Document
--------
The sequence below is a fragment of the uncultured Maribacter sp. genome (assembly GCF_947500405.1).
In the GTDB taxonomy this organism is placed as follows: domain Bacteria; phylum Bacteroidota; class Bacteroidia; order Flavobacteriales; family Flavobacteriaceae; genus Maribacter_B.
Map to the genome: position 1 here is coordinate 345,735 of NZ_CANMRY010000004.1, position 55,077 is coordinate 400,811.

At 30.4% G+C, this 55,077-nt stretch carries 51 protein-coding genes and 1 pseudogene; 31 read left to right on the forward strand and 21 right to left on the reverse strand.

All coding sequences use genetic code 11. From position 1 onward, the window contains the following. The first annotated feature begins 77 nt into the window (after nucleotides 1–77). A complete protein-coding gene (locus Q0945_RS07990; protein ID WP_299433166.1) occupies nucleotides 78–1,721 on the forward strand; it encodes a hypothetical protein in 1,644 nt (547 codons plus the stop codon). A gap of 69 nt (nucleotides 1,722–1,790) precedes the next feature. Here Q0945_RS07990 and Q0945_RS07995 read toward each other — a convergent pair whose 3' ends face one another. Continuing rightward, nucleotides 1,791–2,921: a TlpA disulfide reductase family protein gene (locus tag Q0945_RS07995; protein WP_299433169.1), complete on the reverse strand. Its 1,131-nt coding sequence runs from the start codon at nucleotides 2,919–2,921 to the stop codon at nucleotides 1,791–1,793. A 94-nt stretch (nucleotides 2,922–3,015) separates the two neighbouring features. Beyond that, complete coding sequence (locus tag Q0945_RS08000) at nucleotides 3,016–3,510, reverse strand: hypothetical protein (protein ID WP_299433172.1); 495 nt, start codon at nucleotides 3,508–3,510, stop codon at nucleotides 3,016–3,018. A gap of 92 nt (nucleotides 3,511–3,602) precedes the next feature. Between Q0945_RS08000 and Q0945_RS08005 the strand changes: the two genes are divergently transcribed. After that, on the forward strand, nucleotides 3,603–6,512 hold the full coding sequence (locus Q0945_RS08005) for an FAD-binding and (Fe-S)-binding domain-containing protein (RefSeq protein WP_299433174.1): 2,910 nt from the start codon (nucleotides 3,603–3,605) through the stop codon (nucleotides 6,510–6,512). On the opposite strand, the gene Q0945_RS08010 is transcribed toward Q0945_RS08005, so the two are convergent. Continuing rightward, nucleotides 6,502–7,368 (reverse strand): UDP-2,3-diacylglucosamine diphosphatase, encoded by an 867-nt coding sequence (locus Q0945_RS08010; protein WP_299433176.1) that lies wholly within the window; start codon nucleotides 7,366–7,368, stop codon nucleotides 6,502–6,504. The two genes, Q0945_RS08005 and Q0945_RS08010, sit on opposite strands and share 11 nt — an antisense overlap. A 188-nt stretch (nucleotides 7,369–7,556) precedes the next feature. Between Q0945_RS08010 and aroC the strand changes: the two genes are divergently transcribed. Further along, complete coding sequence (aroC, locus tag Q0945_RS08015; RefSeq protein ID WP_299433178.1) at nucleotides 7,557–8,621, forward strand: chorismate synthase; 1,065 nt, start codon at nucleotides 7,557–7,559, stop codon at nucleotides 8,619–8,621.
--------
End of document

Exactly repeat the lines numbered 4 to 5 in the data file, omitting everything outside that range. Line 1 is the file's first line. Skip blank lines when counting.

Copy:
At 30.4% G+C, this 55,077-nt stretch carries 51 protein-coding genes and 1 pseudogene; 31 read left to right on the forward strand and 21 right to left on the reverse strand.

All coding sequences use genetic code 11. From position 1 onward, the window contains the following. The first annotated feature begins 77 nt into the window (after nucleotides 1–77). A complete protein-coding gene (locus Q0945_RS07990; protein ID WP_299433166.1) occupies nucleotides 78–1,721 on the forward strand; it encodes a hypothetical protein in 1,644 nt (547 codons plus the stop codon). A gap of 69 nt (nucleotides 1,722–1,790) precedes the next feature. Here Q0945_RS07990 and Q0945_RS07995 read toward each other — a convergent pair whose 3' ends face one another. Continuing rightward, nucleotides 1,791–2,921: a TlpA disulfide reductase family protein gene (locus tag Q0945_RS07995; protein WP_299433169.1), complete on the reverse strand. Its 1,131-nt coding sequence runs from the start codon at nucleotides 2,919–2,921 to the stop codon at nucleotides 1,791–1,793. A 94-nt stretch (nucleotides 2,922–3,015) separates the two neighbouring features. Beyond that, complete coding sequence (locus tag Q0945_RS08000) at nucleotides 3,016–3,510, reverse strand: hypothetical protein (protein ID WP_299433172.1); 495 nt, start codon at nucleotides 3,508–3,510, stop codon at nucleotides 3,016–3,018. A gap of 92 nt (nucleotides 3,511–3,602) precedes the next feature. Between Q0945_RS08000 and Q0945_RS08005 the strand changes: the two genes are divergently transcribed. After that, on the forward strand, nucleotides 3,603–6,512 hold the full coding sequence (locus Q0945_RS08005) for an FAD-binding and (Fe-S)-binding domain-containing protein (RefSeq protein WP_299433174.1): 2,910 nt from the start codon (nucleotides 3,603–3,605) through the stop codon (nucleotides 6,510–6,512). On the opposite strand, the gene Q0945_RS08010 is transcribed toward Q0945_RS08005, so the two are convergent. Continuing rightward, nucleotides 6,502–7,368 (reverse strand): UDP-2,3-diacylglucosamine diphosphatase, encoded by an 867-nt coding sequence (locus Q0945_RS08010; protein WP_299433176.1) that lies wholly within the window; start codon nucleotides 7,366–7,368, stop codon nucleotides 6,502–6,504. The two genes, Q0945_RS08005 and Q0945_RS08010, sit on opposite strands and share 11 nt — an antisense overlap. A 188-nt stretch (nucleotides 7,369–7,556) precedes the next feature. Between Q0945_RS08010 and aroC the strand changes: the two genes are divergently transcribed. Further along, complete coding sequence (aroC, locus tag Q0945_RS08015; RefSeq protein ID WP_299433178.1) at nucleotides 7,557–8,621, forward strand: chorismate synthase; 1,065 nt, start codon at nucleotides 7,557–7,559, stop codon at nucleotides 8,619–8,621.